Louis-Ferdinand Celine's revulsion and anger at what he considered the idiocy and hypocrisy of society explodes from nearly every minute of this novel. Filled with slang and obscenities and written in raw, colloquial language, Journey to the End of the Night is a literary symphony of violence, cruelty, and obscene nihilism. This book shocked most critics when it was first published in France in 1932, but quickly became a success with the public in Europe, and later in America, where it was first published by New Directions in 1952. The story of the improbable, yet convincingly described travels of the petit-bourgeois (and largely autobiographical) antihero, Bardamu, from the trenches of World War I, to the African jungle, to New York and Detroit, and finally to life as a failed doctor in Paris, takes the listeners by the scruff and hurtles them toward the novel's inevitable, sad conclusion.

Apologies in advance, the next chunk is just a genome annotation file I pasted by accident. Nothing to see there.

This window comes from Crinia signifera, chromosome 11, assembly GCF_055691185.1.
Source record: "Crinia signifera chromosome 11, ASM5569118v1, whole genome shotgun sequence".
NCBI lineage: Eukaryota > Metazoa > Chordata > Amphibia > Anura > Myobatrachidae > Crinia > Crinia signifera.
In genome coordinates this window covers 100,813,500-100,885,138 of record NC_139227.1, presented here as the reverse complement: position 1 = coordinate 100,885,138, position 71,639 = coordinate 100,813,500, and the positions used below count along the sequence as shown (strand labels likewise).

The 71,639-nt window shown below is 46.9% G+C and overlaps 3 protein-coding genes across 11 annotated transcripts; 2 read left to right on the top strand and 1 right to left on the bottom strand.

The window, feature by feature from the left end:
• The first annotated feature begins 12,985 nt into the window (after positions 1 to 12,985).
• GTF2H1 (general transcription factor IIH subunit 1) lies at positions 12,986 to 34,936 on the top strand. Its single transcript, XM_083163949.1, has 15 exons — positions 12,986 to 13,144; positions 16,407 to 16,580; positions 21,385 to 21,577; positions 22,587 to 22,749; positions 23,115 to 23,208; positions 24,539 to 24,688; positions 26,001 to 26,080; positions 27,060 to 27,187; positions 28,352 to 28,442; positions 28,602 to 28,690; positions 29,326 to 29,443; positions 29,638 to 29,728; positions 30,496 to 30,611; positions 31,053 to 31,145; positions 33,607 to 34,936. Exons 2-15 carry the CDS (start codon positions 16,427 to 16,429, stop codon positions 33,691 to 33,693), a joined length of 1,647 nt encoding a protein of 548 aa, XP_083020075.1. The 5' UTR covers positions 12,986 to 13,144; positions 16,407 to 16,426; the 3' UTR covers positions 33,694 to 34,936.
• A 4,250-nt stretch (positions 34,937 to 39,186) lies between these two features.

©1952 Louis-Ferdinand Céline. Translation copyright 1983 by Ralph Manheim. Afterword copyright 2006 by William T. Vollmann (P)2016 Tantor
"Céline showed me that it was possible to convey things that had heretofore seemed inaccessible. " (New York Times)
Here's a book I never thought I'd see in audio format. I'm glad it's available. Surprisingly, Celine's idiosyncratic, explosive prose style sounds good when rendered aloud by David Colacci, who reads the text with the expressiveness appropriate to Celine's highly distinct voice.
If you aren't familiar with Celine, and you're interested in literary outlaws like Burroughs, Genet, or Henry Miller, do yourself a favor and get acquainted with Journey to the End of the Night. It's a landmark novel in 20th Century literary modernism.
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